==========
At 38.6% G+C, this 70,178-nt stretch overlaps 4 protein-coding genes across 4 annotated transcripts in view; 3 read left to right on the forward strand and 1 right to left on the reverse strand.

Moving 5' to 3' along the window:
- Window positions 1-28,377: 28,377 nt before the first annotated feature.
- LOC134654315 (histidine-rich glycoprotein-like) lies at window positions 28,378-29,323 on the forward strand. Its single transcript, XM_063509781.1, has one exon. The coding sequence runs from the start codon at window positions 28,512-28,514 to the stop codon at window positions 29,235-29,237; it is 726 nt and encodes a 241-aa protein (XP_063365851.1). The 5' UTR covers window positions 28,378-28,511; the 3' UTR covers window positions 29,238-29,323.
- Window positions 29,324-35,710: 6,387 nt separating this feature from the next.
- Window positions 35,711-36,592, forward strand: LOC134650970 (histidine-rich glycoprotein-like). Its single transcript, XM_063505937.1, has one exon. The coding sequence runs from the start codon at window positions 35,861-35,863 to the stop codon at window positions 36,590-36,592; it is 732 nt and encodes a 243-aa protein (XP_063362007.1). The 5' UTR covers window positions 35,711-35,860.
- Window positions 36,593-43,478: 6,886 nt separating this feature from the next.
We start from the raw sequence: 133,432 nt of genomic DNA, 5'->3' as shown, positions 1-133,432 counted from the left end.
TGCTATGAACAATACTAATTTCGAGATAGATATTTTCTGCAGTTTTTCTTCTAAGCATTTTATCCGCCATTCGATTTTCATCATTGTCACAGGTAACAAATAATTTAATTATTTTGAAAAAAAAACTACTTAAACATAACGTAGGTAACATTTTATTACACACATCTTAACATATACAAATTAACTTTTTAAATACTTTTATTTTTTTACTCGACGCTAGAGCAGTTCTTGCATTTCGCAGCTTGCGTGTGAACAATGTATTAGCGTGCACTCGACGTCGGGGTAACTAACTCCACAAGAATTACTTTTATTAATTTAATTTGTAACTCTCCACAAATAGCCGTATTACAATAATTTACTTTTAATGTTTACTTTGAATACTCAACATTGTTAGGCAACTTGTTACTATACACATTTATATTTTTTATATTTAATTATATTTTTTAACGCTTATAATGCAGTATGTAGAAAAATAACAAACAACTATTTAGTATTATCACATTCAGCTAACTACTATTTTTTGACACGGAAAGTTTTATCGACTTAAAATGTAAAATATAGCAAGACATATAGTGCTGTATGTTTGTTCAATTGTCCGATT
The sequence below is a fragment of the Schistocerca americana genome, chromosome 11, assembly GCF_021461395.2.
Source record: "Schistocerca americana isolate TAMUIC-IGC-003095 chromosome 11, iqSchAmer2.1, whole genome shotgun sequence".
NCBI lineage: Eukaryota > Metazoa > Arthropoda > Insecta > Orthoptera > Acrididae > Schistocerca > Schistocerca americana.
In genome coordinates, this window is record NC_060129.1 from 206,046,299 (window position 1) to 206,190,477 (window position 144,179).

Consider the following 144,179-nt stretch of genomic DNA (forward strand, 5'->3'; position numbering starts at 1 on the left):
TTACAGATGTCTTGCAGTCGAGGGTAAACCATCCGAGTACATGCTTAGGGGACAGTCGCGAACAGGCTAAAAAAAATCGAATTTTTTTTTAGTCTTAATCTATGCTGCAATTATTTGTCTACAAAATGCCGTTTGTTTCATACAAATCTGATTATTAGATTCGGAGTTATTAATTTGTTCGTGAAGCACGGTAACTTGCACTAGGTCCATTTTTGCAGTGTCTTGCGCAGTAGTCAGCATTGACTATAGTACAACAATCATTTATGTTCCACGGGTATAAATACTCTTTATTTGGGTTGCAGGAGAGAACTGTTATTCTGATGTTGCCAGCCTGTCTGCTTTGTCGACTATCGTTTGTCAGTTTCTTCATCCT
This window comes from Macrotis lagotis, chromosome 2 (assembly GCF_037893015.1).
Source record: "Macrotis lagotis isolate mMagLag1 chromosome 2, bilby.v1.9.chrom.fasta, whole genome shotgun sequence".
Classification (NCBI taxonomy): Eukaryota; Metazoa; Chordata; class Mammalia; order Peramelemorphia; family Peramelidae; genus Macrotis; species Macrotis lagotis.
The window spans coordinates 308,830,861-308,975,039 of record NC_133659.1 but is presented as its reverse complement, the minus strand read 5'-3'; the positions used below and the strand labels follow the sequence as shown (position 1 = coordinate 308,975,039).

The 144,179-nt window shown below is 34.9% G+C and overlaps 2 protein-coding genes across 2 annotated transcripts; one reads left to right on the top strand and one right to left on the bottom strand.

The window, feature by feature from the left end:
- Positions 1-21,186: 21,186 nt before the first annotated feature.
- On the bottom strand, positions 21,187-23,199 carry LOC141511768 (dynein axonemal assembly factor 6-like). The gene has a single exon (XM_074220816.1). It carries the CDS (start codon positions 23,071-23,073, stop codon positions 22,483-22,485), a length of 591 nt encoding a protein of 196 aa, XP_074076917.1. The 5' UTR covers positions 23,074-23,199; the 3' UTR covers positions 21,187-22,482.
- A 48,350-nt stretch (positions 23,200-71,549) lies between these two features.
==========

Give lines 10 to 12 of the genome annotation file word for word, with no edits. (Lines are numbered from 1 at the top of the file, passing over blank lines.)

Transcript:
The sequence below is a fragment of the Schistocerca americana genome, chromosome 11, assembly GCF_021461395.2.
Source record: "Schistocerca americana isolate TAMUIC-IGC-003095 chromosome 11, iqSchAmer2.1, whole genome shotgun sequence".
NCBI lineage: Eukaryota > Metazoa > Arthropoda > Insecta > Orthoptera > Acrididae > Schistocerca > Schistocerca americana.